# Archimedean Property

Archimedean Property

Theorem: If $x > 0$, then for any $y \in \mathbb{R}$ there exist $n \in \mathbb{N}$ such that $nx > y$.

Proof: When $y \leqslant 0$, the theorem is evident. For $y > 0$, let the theorem be false, so that $nx \leqslant y{\text{ }}\forall n \in \mathbb{N}$. Thus, $S = \left\{ {nx:n \in \mathbb{N}} \right\}$ is a non-empty set bounded above (for$nx \leqslant y$ ). Therefore, by completeness axiom $S$ has the supremum. Let $\alpha = \sup S$. Then $nx \leqslant \alpha {\text{ }}\forall n \in \mathbb{N} \Rightarrow \left( {n + 1} \right)x \leqslant \alpha {\text{ }}\forall n \in \mathbb{N}$ $\Rightarrow nx \leqslant \alpha – x{\text{ }}\forall n \in \mathbb{N}$. Thus, $\alpha – x$ is also an upper bound of $S$. But $\alpha – x < \alpha$. This contradicts that $\alpha = \sup S$. Hence, the assumption $nx \leqslant y{\text{ }}\forall n \in \mathbb{N}$ is false, and so the statement of the theorem is true.

Corollary 1: For any $x \in \mathbb{R}{\text{ }}\exists {\text{ }}n \in \mathbb{N}$ such that $n > x$.
It follows from the theorem on replacing $y$ by $x$ and taking $1$ for $x$.

Corollary 2: The set $\mathbb{N}$ is bounded below but unbounded above.

Corollary 3: For any $x \in {\mathbb{R}^ + }$ there exist $n \in \mathbb{N}$ such that $x > 1/n$.

Corollary 4: For any $x \in \mathbb{R}$ there exist $n,m \in \mathbb{Z}$ such that $n > x > m$.

Corollary 5: For any $x \in \mathbb{R}$ there exist unique $n \in \mathbb{Z}$ such that $n + 1 > x \geqslant n$.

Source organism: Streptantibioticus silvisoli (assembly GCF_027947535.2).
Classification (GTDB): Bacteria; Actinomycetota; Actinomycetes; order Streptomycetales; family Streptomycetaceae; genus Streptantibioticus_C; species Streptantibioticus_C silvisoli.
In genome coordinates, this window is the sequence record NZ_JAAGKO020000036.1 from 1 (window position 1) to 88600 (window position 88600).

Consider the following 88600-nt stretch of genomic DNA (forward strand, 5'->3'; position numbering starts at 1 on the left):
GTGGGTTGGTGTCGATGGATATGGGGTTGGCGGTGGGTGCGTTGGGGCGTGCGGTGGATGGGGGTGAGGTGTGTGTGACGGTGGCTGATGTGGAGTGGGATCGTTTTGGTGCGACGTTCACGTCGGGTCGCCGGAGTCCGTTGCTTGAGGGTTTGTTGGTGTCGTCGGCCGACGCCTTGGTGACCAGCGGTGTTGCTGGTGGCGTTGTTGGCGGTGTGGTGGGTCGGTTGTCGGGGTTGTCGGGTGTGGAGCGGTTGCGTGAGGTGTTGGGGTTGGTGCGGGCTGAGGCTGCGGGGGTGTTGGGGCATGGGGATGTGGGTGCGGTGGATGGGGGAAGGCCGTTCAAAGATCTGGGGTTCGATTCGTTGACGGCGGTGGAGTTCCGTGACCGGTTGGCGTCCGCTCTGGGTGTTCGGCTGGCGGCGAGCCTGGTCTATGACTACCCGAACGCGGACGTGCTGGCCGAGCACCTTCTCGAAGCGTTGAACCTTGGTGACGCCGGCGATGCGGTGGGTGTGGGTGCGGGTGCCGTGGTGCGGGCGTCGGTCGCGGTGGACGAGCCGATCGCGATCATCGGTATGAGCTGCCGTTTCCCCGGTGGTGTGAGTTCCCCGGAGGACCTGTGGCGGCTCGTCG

Proof: By the completeness axiom the set $\left\{ {m:m < x \wedge m \in \mathbb{Z}} \right\}$ being bounded above has the suprema, say $n,n \in \mathbb{Z}$. Thus, $x \geqslant n \wedge n + 1 > x$, i.e. $n + 1 > x \geqslant n$, where $n \in \mathbb{Z}$. Since $n$ is a suprema and therefore it is unique.

The above integer $n$ is usually denoted by $\left[ x \right]$ and is called the integral part of the number $x$.

Corollary 6: For any $x \in \mathbb{R}$ there exist unique $n \in \mathbb{N}$ such that $x \geqslant n > x – 1$.

Corollary 7: For any $x \in \mathbb{R}$ there exist unique $n \in \mathbb{N}$ such that $x > n \geqslant x – 1$.

Example: For any $x \in {\mathbb{R}^ + }$ there exist unique $n \in \mathbb{N}$ such that $\frac{{n\left( {n + 1} \right)}}{2} > x \geqslant \frac{{n\left( {n – 1} \right)}}{2}$.

Solution: For real number $\sqrt {\left( {2x + \frac{1}{4}} \right)} + \frac{1}{2}$ by corollary 5, there exist unique $n \in \mathbb{N}$ such that

$n + 1 > \sqrt {\left( {2x + \frac{1}{4}} \right)} + \frac{1}{2} \geqslant n$

Or

${\left( {n + \frac{1}{2}} \right)^2} > 2x + \frac{1}{4} \geqslant {\left( {n – \frac{1}{2}} \right)^2}$

Or

${n^2} + n > 2x \geqslant {n^2} – n$

i.e.

$\frac{{n\left( {n + 1} \right)}}{2} > x \geqslant \frac{{n\left( {n – 1} \right)}}{2}$

The above example illustrates that every positive integer $n$ can be uniquely expressed as $n = \frac{{i\left( {i – 1} \right)}}{2} + j$, for unique $i,j \in \mathbb{N} \wedge 1 \leqslant j \leqslant i$.

Such unique representation of natural members is sometimes very helpful in investigating the enumerability of certain sets.